BRAMBLETO:: LOCAL BOARD OP IMPROVEMENTS.
W. L. BROOKE & CO., Wholesale grocers and provisions, 81 RoanokoTtva.
L. R, BR1TT & CO.. Wholesale grocers, 12 Nivlson street,
CAPT. J. M. BURDEN, Grocer, Church and Nicholson streets.
D. CARPENTER, Furniture and carpets, 35G Main street.
D. CARPENTER, Residence.
COUPER MARBLE WORKS. 159 Bank street >
COURTLAND LUMBER CO., 602-603 Citizens' Bank building.
COLUMBIA PEANUT CO., 307-311 Water street.
CABLERS BAKERY, 66 Bank street.
L. W. DAVIS, Wholesale tobacco and manufacturer of cigars, 94-96 Com4
mere la 1 Place.
GEORGE W. DEY & SONS, General Insurance agents, 2C1 Mala St.
S. DOZIER, Dry goods and notions, 206 Main street.
DUNCAN BROS., Wholesale and retail grocers, 41 Market Place. . J
U. J. DUNNING, * Residence. '?)
J. W. DEJARNETTE, Merchandise brokers, 143 Water street,
J. ENGLE & BRO.. Hardware, cor. Main St. and Roanoke avenue.
E. B. FREEMAN & CO., Lumber manufacturers, 602-603 Citizens' Bank
E. B. FREEMAN, Residence.
R. S. GODWIN & CO., Produce commission merchants, 75 Roanoke avenue.
F. L. GRANDY, Hay, grain and feed. 42 Roanoke avenue.
II. B. GOODRIDGE & CO.. Wholesale grocers. 92-93 Water street.
T. W. GODWIN & CO., Proprietors Virginia Iron Works, 4:2-402 Wrnt<>r ft:-.'-_
J. S. GROVES CO., Wholesale fruit, produce and commission merchants, 39
41 Roanoke square.
.1. HARDY IIENDREN, Marine notary, 51-53 Commercial Place.
HUDSON Sc. BRO., Freight transports tlon, river, bay and sea towing, 68
CALEB HODGES, Grocer, corner Mosely and Chapel streets.
C. II. HOOVER. N. Y. Life Ins. Co., Citizens' Bank Bldg.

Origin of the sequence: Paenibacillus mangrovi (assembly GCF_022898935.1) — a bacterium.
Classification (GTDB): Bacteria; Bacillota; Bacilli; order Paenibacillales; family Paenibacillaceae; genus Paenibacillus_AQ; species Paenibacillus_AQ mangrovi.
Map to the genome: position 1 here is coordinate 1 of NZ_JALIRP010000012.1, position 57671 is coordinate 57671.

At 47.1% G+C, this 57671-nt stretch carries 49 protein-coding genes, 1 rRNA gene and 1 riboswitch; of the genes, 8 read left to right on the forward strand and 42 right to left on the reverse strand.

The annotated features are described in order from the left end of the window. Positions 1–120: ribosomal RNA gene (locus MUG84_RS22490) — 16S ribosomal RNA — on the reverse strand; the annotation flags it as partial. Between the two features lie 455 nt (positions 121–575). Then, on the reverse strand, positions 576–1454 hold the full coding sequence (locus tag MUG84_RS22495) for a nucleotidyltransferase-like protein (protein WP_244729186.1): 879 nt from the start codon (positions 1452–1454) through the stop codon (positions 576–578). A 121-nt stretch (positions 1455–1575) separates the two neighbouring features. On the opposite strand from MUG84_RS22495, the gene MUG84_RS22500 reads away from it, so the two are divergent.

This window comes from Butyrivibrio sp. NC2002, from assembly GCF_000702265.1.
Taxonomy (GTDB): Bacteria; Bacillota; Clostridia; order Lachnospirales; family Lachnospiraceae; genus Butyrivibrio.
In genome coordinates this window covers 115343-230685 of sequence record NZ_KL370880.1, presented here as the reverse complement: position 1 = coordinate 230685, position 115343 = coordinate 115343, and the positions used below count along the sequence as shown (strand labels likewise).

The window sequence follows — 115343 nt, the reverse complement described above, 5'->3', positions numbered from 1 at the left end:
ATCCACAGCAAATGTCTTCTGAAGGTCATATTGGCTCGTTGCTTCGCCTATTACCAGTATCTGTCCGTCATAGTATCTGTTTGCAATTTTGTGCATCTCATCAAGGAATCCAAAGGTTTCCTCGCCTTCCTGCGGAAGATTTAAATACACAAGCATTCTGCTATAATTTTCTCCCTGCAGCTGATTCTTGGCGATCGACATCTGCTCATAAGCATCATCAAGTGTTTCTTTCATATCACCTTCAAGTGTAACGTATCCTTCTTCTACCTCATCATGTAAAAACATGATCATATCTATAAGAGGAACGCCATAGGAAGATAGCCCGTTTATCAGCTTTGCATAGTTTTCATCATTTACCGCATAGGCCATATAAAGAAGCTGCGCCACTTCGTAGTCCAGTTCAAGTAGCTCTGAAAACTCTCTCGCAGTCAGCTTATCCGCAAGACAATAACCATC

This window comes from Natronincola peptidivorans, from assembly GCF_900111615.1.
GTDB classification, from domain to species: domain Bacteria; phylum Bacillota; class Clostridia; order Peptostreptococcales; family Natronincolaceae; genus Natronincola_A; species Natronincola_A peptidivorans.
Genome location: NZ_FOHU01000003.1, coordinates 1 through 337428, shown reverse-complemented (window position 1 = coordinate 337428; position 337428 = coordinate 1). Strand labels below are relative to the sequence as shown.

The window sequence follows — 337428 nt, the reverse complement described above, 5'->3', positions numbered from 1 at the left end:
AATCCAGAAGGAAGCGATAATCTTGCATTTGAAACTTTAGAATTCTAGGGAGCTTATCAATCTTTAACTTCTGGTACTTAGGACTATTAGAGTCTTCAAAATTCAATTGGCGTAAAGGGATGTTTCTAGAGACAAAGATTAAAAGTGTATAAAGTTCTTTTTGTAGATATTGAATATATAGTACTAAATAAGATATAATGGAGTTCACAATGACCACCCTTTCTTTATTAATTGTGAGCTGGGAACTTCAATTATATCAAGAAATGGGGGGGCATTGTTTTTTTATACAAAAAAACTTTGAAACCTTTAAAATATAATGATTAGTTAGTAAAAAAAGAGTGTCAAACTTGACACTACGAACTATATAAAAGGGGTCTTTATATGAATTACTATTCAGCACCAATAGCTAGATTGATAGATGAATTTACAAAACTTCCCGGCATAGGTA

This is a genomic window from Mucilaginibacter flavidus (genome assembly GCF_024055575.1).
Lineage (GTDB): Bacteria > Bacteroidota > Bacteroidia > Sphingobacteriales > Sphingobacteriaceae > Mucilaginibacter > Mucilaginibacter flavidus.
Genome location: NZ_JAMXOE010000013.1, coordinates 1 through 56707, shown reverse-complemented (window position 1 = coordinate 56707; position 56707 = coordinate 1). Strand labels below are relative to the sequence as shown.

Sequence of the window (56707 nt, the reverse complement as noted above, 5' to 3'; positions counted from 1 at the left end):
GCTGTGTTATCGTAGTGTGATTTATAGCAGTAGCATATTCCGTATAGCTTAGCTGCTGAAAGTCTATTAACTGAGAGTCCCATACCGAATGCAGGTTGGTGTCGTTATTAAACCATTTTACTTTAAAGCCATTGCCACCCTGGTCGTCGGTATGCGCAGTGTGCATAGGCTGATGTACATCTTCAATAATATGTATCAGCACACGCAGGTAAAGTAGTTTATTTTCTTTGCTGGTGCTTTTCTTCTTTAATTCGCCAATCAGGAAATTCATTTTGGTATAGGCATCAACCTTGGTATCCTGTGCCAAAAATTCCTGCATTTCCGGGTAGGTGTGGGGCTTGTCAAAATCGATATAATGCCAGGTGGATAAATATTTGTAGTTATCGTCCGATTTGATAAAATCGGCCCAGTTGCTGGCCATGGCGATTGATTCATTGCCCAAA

W* P. IVES & CO., Wholesale liquor dealers, 99 and 101 Commercial Place.
W. P. IV i;s, Residence, Portsmouth. ,
GALE JEWELRY CO., 310 Main street.
JOHNSON .v DAUGIITREY, Wholesale commission, Roanoke Dock.
A. M. JOHNSON, Contractor and builder. 192 Bank street.
JESSE JONES & SON, Hay, grain and mill feed, 26-30 Roanoke Dock. v '
MKS. R. B. JONES, Residence.
KELLY & BORUM, Wholesale grocers, 38-10 Commerce street.
KELLY, THORNTON & WILLIAMS, plumbers, 174 Bank street.
.1. W. LAWRENCE & SON, Commission merchants, 22 Commerce street.
DR. J. F. LYNCH. Office 201 Columbia building.
LAWRENCE & WELTON, Dry goods and notions, 218 Main street,
MOTTU, DEWITT & CO., Brokers, 31 Granby street.
F. E. NOTTINGHAM, Real estate and rental, Columbia Bldg.
NORFOLK BOAT CLUB, Foot Freemason street.
OLD DOMINION PAPER CO., Paper Dealers and printers, OS-100 Commerz
B. G. POLLARD. Commission merchants, 36 Roanoke Square.
J. W. TERRY & CO.. Cotton factors a nd commission merchants, Fayette,
corner Lee, Southern Railway wharf.
J. W. PERRY. Residence.
THE PETERSBURG. NORFOLK & JAMES RIVER STEAMBOAT CO. .)
J. W. TEDIN & CO., Wholesale gro cers, 49 Commercial Place,